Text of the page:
While for many laypeople cooperatives and condominiums are essentially interchangeable, from the legal point of view they are radically different institutions.
Much of this difference can be attributed to history. Co-ops have existed in one form or another for a thousand years; condos have only been around for 50. As one would expect, co-op law is therefore fairly stable and well-developed, while condominium law is still in something of a state of improvisation.
Apples & Oranges
Nowhere is the difference more clearly illustrated than in the most basic act of communal living: the compulsory collection of common charges. From a collections point of view, anything you may know about condos only gives you bad information about co-ops—and vice versa. In a co-op, eviction for nonpayment could happen in as little time as a few months, while the same process could take more than a year in a condo. A co-op eviction for nonpayment is essentially the same as an eviction from ordinary rental housing, and goes relatively quickly and inexpensively before the New York City Civil Court. For a condo, the proceeding starts in State Supreme Court and then may (or may not) eventually end up in Civil Court—or not, as the board chooses.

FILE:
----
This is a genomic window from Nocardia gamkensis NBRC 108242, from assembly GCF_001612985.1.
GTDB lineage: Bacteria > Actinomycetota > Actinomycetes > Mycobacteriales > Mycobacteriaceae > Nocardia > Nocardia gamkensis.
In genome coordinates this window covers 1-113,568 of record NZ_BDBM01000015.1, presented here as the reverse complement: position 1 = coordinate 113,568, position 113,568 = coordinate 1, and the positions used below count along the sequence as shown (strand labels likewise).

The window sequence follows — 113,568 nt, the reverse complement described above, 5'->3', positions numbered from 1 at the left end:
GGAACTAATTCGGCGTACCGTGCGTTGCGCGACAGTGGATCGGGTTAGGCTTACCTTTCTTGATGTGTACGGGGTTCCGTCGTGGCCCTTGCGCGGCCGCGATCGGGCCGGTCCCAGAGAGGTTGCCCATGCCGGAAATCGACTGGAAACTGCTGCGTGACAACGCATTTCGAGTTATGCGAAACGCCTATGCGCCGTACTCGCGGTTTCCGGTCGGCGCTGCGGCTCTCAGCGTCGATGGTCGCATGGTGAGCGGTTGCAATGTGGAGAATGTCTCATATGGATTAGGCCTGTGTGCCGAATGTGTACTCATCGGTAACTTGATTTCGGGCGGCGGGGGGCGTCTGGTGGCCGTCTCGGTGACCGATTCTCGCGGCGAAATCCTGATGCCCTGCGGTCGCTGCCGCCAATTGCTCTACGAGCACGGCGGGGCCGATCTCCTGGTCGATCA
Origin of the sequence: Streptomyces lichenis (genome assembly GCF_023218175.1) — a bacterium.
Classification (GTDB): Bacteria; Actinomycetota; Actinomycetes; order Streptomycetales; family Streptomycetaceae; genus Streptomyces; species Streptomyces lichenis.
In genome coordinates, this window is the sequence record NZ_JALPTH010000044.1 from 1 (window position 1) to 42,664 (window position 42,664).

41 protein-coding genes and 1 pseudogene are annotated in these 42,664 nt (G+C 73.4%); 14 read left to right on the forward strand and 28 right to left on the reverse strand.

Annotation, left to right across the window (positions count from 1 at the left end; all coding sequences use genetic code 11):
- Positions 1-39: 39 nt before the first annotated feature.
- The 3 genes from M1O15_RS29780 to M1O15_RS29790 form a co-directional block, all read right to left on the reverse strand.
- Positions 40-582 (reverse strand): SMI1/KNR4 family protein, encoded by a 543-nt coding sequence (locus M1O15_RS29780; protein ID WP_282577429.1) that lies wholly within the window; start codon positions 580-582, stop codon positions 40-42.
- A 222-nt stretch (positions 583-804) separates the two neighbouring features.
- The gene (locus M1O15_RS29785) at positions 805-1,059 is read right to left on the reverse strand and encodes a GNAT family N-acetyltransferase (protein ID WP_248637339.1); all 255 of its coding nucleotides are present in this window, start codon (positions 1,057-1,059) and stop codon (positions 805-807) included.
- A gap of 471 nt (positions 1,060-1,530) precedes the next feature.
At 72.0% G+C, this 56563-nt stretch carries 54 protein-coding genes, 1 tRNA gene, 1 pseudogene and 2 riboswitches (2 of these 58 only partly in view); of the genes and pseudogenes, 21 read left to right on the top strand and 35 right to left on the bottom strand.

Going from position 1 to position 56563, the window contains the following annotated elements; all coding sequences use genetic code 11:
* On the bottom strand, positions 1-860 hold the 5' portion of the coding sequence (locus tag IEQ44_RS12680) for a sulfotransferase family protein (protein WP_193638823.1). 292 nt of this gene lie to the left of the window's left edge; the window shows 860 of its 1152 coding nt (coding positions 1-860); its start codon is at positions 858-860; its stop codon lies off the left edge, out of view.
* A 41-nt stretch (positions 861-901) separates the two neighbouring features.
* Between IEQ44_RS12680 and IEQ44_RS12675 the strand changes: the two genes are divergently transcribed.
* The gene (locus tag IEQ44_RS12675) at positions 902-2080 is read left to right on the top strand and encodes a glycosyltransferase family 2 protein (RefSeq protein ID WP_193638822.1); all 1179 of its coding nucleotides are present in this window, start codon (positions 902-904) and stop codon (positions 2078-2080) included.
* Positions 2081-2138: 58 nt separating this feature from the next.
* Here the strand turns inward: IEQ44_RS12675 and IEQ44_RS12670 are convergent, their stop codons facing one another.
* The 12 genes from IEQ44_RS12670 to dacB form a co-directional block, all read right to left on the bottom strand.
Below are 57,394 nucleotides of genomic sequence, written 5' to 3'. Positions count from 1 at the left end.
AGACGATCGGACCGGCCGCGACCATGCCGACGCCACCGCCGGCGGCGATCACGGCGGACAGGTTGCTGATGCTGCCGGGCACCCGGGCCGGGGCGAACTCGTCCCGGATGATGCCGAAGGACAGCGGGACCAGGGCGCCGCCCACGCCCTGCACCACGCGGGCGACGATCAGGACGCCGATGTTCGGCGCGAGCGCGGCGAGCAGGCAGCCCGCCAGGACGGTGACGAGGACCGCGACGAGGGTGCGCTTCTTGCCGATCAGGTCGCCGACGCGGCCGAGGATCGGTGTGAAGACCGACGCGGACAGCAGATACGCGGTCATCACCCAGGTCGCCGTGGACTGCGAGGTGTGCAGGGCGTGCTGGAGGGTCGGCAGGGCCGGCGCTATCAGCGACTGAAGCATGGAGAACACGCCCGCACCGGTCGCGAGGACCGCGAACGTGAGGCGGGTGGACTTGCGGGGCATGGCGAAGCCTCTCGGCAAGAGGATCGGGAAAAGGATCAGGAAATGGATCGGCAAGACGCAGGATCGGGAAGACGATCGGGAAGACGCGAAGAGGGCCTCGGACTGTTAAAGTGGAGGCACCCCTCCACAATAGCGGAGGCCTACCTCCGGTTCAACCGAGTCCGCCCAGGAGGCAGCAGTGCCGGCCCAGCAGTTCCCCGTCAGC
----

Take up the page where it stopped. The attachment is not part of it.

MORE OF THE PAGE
A condo eviction has its roots in mortgage foreclosure procedure and is subject to the expenses and complications associated with that process. For condos of modest means, this immediately leads to a problem. Since there is no profit motive in a condo, common charges are as low as the board can keep them. For as complicated and onerous as the process is, the amounts to be recovered in a condo common charge foreclosure are often not even enough to cover the legal fees associated with going after them.